The long running Lollapalooza music festival had it’s first evacuation since it began in 1991. The city of Chicago’s Emergency Management, as well as promoter C3 were carefully watching the weather and made the decision to evacuate while the skies were still clear. Officials made the announcements and asked concert goers to leave Grant Park around 3:30pm sending tens of thousands of people into the city (attendance was estimated at 60,000). People were taking shelter wherever they could – underground parking garages, hotel lobbies and bars. An article by the Chicago Tribune says that the bars ran out of mixed drink ingredients.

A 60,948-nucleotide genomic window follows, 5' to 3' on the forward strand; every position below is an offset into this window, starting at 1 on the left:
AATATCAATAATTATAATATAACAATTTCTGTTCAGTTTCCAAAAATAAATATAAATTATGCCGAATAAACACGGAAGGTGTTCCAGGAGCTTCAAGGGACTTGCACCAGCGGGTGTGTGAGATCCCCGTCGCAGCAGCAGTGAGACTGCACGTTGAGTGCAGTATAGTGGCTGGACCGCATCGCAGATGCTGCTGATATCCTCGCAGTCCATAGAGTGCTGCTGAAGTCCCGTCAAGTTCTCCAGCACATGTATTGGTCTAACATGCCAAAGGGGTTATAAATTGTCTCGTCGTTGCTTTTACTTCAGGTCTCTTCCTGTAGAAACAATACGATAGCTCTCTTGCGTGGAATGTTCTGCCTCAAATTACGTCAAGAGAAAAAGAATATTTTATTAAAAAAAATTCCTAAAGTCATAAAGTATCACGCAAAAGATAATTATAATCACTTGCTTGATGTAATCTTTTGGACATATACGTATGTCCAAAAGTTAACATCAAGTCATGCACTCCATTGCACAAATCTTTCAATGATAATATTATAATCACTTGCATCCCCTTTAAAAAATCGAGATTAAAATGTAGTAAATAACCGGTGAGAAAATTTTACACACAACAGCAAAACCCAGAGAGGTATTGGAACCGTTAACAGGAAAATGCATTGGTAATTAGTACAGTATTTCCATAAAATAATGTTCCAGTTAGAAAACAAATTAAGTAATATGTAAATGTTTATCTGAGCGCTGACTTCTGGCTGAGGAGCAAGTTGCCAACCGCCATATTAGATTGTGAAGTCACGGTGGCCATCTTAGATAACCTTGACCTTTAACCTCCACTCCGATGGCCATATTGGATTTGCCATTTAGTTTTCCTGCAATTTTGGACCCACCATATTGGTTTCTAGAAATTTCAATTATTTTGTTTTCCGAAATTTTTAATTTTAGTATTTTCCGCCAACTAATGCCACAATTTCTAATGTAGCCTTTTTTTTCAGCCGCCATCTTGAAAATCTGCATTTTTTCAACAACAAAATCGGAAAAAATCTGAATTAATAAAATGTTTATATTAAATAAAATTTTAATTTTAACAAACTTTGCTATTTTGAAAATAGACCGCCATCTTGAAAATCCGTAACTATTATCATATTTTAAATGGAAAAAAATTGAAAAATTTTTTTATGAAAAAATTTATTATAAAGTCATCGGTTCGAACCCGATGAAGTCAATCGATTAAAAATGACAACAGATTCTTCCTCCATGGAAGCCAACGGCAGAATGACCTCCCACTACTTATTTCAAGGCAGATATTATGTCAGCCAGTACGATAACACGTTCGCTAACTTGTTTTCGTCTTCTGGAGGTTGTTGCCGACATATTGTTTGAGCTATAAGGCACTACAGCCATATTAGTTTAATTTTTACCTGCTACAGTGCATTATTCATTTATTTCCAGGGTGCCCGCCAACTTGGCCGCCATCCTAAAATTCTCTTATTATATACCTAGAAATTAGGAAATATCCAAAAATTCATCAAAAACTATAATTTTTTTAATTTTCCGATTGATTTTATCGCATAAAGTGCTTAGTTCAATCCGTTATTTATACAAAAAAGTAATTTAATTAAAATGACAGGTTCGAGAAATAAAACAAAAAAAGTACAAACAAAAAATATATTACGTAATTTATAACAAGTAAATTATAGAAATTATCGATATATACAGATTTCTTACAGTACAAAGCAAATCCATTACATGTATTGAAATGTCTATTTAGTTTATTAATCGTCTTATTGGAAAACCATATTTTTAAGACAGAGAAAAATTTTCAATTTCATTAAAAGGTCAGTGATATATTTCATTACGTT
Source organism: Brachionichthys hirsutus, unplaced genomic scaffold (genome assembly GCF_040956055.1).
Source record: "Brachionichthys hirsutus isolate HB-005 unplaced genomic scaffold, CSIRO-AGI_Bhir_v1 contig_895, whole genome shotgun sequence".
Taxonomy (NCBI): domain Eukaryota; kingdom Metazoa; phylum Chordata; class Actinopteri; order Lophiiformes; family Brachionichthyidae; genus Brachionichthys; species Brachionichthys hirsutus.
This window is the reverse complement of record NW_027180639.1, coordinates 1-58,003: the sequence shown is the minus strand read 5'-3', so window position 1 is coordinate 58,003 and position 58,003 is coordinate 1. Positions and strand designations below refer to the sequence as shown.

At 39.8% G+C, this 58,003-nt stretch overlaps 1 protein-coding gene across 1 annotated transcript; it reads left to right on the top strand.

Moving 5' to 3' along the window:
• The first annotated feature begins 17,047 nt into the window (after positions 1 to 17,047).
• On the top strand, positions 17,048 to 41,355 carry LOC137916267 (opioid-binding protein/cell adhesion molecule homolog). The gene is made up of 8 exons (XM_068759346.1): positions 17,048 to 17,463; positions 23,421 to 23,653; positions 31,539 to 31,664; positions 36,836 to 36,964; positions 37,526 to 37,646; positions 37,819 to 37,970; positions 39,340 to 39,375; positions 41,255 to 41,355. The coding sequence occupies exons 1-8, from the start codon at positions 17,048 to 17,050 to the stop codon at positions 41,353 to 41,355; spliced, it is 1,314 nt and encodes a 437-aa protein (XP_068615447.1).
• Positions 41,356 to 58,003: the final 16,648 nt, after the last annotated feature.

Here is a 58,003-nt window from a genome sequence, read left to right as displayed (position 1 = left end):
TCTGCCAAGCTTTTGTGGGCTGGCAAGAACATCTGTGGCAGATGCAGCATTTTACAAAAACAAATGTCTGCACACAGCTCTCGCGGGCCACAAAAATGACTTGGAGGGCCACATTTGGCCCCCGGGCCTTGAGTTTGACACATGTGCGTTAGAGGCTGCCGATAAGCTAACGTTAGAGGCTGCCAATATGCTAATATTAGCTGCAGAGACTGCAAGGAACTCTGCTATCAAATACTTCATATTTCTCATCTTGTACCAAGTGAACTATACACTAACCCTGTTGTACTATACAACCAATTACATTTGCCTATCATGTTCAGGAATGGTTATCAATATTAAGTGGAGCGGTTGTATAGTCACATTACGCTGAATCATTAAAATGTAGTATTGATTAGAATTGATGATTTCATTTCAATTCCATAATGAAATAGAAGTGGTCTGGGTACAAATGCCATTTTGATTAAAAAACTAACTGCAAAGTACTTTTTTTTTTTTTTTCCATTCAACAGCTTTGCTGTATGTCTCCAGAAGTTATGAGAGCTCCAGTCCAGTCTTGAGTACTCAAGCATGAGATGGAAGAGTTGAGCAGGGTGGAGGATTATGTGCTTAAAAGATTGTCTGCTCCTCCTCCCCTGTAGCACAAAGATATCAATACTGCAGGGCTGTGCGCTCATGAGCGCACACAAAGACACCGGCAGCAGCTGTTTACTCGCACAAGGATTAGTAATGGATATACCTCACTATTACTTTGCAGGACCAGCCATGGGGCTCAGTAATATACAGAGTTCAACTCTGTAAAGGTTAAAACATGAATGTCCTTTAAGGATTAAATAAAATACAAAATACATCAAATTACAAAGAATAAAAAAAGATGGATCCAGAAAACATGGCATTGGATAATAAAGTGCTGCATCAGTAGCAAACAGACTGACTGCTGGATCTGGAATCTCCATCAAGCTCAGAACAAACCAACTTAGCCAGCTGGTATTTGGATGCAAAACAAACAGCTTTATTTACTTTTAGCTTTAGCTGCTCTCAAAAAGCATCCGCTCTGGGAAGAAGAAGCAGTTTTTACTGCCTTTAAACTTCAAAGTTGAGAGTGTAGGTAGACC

The park reopened a few hours later after officials inspected the area for any damage. Winds during the storm likely got as high as 60 miles an hour which is very dangerous with the tall and temporary nature of the concert staging. Promoters and city officials are likely to be more cautious than ever because of the tragedy at the Indiana State Fair last year where part of the stage structure blew into the audience during high winds killing 7 fans. When the safety of that many people is at stake you can’t be too careful.
In the end the festival was shut down for approximately 3 hours. A handful of bands were unable to play and C3 is offering no refunds. The fields were a sea of mud after the deluge. Apparently the promoter will have to pay to mend the turf (but what good festival doesn’t end with mud pies and dirty faces)?
Kudos to officials handling the event as there were no reported injuries or arrests throughout the evacuation and reopening.